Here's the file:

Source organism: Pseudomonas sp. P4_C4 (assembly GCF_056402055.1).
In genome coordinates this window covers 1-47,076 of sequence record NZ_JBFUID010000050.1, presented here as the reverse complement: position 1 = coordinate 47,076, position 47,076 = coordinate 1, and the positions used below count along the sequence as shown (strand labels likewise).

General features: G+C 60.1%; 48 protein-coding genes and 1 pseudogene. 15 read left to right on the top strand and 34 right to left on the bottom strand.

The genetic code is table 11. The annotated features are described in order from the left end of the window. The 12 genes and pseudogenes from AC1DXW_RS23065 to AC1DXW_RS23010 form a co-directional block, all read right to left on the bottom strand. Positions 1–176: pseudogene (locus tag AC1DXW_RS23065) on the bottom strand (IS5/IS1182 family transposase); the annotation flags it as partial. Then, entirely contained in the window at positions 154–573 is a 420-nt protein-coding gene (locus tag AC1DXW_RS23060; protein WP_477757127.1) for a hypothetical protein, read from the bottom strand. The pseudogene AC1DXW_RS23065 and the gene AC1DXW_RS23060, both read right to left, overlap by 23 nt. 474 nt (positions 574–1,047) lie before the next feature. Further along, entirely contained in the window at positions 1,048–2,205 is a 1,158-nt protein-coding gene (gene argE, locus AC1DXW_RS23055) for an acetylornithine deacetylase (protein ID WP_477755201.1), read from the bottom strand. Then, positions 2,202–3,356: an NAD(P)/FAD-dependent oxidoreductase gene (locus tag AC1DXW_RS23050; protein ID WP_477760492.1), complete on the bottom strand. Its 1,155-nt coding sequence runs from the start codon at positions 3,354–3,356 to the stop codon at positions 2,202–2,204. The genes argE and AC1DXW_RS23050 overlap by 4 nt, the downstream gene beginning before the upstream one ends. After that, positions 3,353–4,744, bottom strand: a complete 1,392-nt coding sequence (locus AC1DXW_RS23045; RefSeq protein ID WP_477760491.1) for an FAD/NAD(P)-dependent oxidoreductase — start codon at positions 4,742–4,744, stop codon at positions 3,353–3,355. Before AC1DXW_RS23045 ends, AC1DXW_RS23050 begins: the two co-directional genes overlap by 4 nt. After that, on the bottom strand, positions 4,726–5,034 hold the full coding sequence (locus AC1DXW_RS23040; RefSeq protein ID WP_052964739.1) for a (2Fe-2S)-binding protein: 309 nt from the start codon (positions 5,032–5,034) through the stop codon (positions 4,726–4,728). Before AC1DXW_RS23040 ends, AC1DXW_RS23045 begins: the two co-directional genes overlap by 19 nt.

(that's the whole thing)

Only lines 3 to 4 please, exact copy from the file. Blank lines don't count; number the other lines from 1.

General features: G+C 60.1%; 48 protein-coding genes and 1 pseudogene. 15 read left to right on the top strand and 34 right to left on the bottom strand.

The genetic code is table 11. The annotated features are described in order from the left end of the window. The 12 genes and pseudogenes from AC1DXW_RS23065 to AC1DXW_RS23010 form a co-directional block, all read right to left on the bottom strand. Positions 1–176: pseudogene (locus tag AC1DXW_RS23065) on the bottom strand (IS5/IS1182 family transposase); the annotation flags it as partial. Then, entirely contained in the window at positions 154–573 is a 420-nt protein-coding gene (locus tag AC1DXW_RS23060; protein WP_477757127.1) for a hypothetical protein, read from the bottom strand. The pseudogene AC1DXW_RS23065 and the gene AC1DXW_RS23060, both read right to left, overlap by 23 nt. 474 nt (positions 574–1,047) lie before the next feature. Further along, entirely contained in the window at positions 1,048–2,205 is a 1,158-nt protein-coding gene (gene argE, locus AC1DXW_RS23055) for an acetylornithine deacetylase (protein ID WP_477755201.1), read from the bottom strand. Then, positions 2,202–3,356: an NAD(P)/FAD-dependent oxidoreductase gene (locus tag AC1DXW_RS23050; protein ID WP_477760492.1), complete on the bottom strand. Its 1,155-nt coding sequence runs from the start codon at positions 3,354–3,356 to the stop codon at positions 2,202–2,204. The genes argE and AC1DXW_RS23050 overlap by 4 nt, the downstream gene beginning before the upstream one ends. After that, positions 3,353–4,744, bottom strand: a complete 1,392-nt coding sequence (locus AC1DXW_RS23045; RefSeq protein ID WP_477760491.1) for an FAD/NAD(P)-dependent oxidoreductase — start codon at positions 4,742–4,744, stop codon at positions 3,353–3,355. Before AC1DXW_RS23045 ends, AC1DXW_RS23050 begins: the two co-directional genes overlap by 4 nt. After that, on the bottom strand, positions 4,726–5,034 hold the full coding sequence (locus AC1DXW_RS23040; RefSeq protein ID WP_052964739.1) for a (2Fe-2S)-binding protein: 309 nt from the start codon (positions 5,032–5,034) through the stop codon (positions 4,726–4,728). Before AC1DXW_RS23040 ends, AC1DXW_RS23045 begins: the two co-directional genes overlap by 19 nt.